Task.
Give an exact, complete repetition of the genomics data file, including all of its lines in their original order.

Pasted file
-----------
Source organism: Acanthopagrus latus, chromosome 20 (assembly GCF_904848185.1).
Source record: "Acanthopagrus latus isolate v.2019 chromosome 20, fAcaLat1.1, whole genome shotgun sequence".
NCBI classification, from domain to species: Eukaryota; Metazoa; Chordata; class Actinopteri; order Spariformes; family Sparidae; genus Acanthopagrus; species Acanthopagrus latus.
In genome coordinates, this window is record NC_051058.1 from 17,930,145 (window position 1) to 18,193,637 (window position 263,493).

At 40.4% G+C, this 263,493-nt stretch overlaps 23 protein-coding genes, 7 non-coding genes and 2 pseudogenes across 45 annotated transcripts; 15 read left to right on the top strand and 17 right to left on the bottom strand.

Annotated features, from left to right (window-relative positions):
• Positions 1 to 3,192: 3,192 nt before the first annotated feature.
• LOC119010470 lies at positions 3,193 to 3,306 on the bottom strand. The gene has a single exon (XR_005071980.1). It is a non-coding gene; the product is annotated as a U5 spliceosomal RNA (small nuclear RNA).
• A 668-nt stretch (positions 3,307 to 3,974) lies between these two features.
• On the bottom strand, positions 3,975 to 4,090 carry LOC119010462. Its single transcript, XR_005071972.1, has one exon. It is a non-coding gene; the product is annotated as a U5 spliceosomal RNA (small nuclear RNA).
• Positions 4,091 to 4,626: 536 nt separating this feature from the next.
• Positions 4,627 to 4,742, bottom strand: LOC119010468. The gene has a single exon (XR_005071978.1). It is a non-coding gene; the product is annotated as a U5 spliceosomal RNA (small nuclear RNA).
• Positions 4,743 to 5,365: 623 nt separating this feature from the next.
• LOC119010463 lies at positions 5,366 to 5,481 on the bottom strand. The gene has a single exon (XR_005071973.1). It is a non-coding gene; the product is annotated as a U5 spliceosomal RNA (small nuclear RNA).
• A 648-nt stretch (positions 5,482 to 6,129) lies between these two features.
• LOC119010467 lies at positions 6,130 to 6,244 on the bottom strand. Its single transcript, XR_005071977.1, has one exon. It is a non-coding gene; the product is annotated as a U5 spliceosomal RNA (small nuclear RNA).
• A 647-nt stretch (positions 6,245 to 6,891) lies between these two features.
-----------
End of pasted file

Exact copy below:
Source organism: Acanthopagrus latus, chromosome 20 (assembly GCF_904848185.1).
Source record: "Acanthopagrus latus isolate v.2019 chromosome 20, fAcaLat1.1, whole genome shotgun sequence".
NCBI classification, from domain to species: Eukaryota; Metazoa; Chordata; class Actinopteri; order Spariformes; family Sparidae; genus Acanthopagrus; species Acanthopagrus latus.
In genome coordinates, this window is record NC_051058.1 from 17,930,145 (window position 1) to 18,193,637 (window position 263,493).

At 40.4% G+C, this 263,493-nt stretch overlaps 23 protein-coding genes, 7 non-coding genes and 2 pseudogenes across 45 annotated transcripts; 15 read left to right on the top strand and 17 right to left on the bottom strand.

Annotated features, from left to right (window-relative positions):
• Positions 1 to 3,192: 3,192 nt before the first annotated feature.
• LOC119010470 lies at positions 3,193 to 3,306 on the bottom strand. The gene has a single exon (XR_005071980.1). It is a non-coding gene; the product is annotated as a U5 spliceosomal RNA (small nuclear RNA).
• A 668-nt stretch (positions 3,307 to 3,974) lies between these two features.
• On the bottom strand, positions 3,975 to 4,090 carry LOC119010462. Its single transcript, XR_005071972.1, has one exon. It is a non-coding gene; the product is annotated as a U5 spliceosomal RNA (small nuclear RNA).
• Positions 4,091 to 4,626: 536 nt separating this feature from the next.
• Positions 4,627 to 4,742, bottom strand: LOC119010468. The gene has a single exon (XR_005071978.1). It is a non-coding gene; the product is annotated as a U5 spliceosomal RNA (small nuclear RNA).
• Positions 4,743 to 5,365: 623 nt separating this feature from the next.
• LOC119010463 lies at positions 5,366 to 5,481 on the bottom strand. The gene has a single exon (XR_005071973.1). It is a non-coding gene; the product is annotated as a U5 spliceosomal RNA (small nuclear RNA).
• A 648-nt stretch (positions 5,482 to 6,129) lies between these two features.
• LOC119010467 lies at positions 6,130 to 6,244 on the bottom strand. Its single transcript, XR_005071977.1, has one exon. It is a non-coding gene; the product is annotated as a U5 spliceosomal RNA (small nuclear RNA).
• A 647-nt stretch (positions 6,245 to 6,891) lies between these two features.